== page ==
Abbotsford hands homeless camp 48-hour eviction notice
Published Wednesday, September 11, 2013 9:56AM PDT
Last Updated Wednesday, September 11, 2013 10:14PM PDT
The City of Abbotsford is telling inhabitants of a homeless camp to clean up and clear out after posting an official eviction notice.
Homeless residents of the camp on Gladys Avenue received the 48-hour notice Tuesday and have until 8 a.m. Thursday to evacuate the site before the city dismantles it.
The City of Abbotsford said it’s shutting down the camp for health and safety reasons.
“It’s bad,” said Abbotsford Mayor Bruce Banman. “It’s deemed that it’s no longer a healthy environment for people to be at, and in addition to that it’s along a railway line. There are many, many reasons why this is not, in any way, a location for anyone to live.”
Banman said the decision was made after “ongoing attempts” to work with local homeless advocates, businesses, fire officials, police and the city.
“Everyone was in agreement,” he said.
The city will work with community partners to try to find the camp’s inhabitants places to live, according to Banman.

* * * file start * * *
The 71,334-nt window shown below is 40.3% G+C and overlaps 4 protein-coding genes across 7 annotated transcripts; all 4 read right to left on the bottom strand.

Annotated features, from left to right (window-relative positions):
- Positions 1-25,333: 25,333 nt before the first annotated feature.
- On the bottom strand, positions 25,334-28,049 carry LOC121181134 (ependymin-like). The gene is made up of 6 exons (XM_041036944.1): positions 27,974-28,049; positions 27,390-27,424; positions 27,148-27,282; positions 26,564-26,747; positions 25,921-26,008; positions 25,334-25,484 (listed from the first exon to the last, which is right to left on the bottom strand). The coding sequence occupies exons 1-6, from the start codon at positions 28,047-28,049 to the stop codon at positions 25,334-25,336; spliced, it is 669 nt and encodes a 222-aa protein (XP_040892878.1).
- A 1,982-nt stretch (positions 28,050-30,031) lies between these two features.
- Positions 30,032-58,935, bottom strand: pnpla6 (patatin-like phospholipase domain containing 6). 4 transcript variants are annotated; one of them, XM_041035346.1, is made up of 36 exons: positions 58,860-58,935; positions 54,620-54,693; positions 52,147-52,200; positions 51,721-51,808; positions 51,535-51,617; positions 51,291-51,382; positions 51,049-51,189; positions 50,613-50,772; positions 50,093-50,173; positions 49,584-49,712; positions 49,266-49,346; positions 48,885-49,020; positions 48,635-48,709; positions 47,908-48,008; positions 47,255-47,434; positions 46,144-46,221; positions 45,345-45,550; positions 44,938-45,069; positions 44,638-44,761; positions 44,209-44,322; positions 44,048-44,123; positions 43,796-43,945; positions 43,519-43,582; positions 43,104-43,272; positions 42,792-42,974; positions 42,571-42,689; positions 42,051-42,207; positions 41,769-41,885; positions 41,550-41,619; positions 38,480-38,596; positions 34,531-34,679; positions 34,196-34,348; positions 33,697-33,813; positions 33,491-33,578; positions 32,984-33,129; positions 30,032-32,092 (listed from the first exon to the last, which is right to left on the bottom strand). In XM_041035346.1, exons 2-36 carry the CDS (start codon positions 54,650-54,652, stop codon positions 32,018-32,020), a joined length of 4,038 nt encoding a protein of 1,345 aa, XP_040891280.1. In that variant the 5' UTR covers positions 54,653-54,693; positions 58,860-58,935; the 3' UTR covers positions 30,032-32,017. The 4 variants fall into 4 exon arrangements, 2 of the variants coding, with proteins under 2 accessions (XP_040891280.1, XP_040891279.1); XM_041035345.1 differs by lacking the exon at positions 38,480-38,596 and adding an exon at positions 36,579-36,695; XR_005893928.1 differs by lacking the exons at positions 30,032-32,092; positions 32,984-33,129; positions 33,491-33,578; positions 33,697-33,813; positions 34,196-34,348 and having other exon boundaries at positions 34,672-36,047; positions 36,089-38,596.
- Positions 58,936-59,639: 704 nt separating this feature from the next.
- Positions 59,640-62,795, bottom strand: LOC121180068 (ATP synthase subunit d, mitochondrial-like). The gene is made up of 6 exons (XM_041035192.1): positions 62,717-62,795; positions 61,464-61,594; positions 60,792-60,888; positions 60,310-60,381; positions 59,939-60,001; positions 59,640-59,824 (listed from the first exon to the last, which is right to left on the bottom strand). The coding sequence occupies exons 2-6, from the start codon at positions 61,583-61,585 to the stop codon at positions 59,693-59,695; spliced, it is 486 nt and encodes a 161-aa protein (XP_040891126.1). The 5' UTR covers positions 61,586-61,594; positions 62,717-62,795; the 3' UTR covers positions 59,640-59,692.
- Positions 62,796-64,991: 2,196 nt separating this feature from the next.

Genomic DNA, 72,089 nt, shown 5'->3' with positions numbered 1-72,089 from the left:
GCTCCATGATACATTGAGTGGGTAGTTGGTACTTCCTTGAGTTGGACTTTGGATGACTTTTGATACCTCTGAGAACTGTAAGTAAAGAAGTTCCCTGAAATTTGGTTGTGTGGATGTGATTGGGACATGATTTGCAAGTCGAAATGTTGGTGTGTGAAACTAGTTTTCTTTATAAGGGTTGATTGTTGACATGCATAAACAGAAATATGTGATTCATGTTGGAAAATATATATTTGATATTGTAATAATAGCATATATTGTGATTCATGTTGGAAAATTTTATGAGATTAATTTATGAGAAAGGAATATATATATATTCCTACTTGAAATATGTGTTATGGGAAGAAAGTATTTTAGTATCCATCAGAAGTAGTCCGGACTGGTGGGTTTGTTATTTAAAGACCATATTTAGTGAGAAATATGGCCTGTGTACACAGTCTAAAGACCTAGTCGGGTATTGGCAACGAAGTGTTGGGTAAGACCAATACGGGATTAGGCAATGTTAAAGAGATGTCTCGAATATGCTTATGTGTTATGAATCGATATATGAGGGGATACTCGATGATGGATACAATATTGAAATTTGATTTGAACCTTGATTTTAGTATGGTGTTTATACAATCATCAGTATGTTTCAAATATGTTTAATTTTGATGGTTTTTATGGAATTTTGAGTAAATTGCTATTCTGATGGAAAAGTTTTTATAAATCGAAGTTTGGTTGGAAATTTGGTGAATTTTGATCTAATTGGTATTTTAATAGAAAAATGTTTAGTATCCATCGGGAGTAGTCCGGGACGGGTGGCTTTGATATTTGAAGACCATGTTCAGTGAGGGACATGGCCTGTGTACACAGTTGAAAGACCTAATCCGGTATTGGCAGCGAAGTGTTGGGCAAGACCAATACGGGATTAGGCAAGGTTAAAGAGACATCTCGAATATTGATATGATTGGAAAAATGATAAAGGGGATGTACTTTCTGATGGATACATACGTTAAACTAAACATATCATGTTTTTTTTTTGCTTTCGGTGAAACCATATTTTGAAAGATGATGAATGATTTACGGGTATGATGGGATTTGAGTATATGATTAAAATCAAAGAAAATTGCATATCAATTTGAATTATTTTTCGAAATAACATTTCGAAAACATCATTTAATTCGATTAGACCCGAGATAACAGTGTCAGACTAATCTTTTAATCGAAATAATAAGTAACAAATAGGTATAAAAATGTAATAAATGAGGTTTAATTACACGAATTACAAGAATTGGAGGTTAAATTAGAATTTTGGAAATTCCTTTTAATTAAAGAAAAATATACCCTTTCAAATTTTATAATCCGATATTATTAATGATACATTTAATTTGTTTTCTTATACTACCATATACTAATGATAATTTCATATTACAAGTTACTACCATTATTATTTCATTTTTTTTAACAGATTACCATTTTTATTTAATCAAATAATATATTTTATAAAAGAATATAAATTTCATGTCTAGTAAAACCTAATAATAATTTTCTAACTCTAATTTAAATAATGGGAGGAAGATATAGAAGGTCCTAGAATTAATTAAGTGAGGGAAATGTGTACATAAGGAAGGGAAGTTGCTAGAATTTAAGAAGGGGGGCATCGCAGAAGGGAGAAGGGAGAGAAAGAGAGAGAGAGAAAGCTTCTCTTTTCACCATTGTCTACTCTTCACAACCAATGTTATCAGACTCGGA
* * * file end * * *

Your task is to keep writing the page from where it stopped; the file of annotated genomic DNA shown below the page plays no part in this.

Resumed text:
One homeless advocate said he thinks the eviction order will just make the problem worse.
“We by no means endorse the destruction of the camps, because where are all our friends gonna go?” asked Ward Draper from 5 and 2 Ministries.
“This isn’t a solution. This is just keeping heaping more problems on our friends.”
Draper said instead of handing out eviction notices, the city should provide a regulated camp site for the homeless population, like the Dignity Village encampment in Portland, Ore.
“It’s an innovative idea,” Banman said. “However I think that we need to go back to the larger overall picture...the sad fact is the cities just don’t have the resources or the money to do this all alone.”
It’s not the city’s first attempt to drive out homeless residents.
Local advocates condemned the Fraser Valley community after city workers showed up at a homeless gathering place in June and spread feces several centimetres deep in a plot to make them leave town.
Homeless residents also allege that Abbotsford police officers slashed tents and used pepper spray to make their camps uninhabitable.
The complaints have sparked a lawsuit, which is being spearheaded by Pivot Legal Society.
Pivot, a non-profit advocacy group, said it will represent individual small claims cases in connection with the allegations of tent-slashing, and a group human rights complaint regarding perceived harassment and discrimination of the city’s homeless.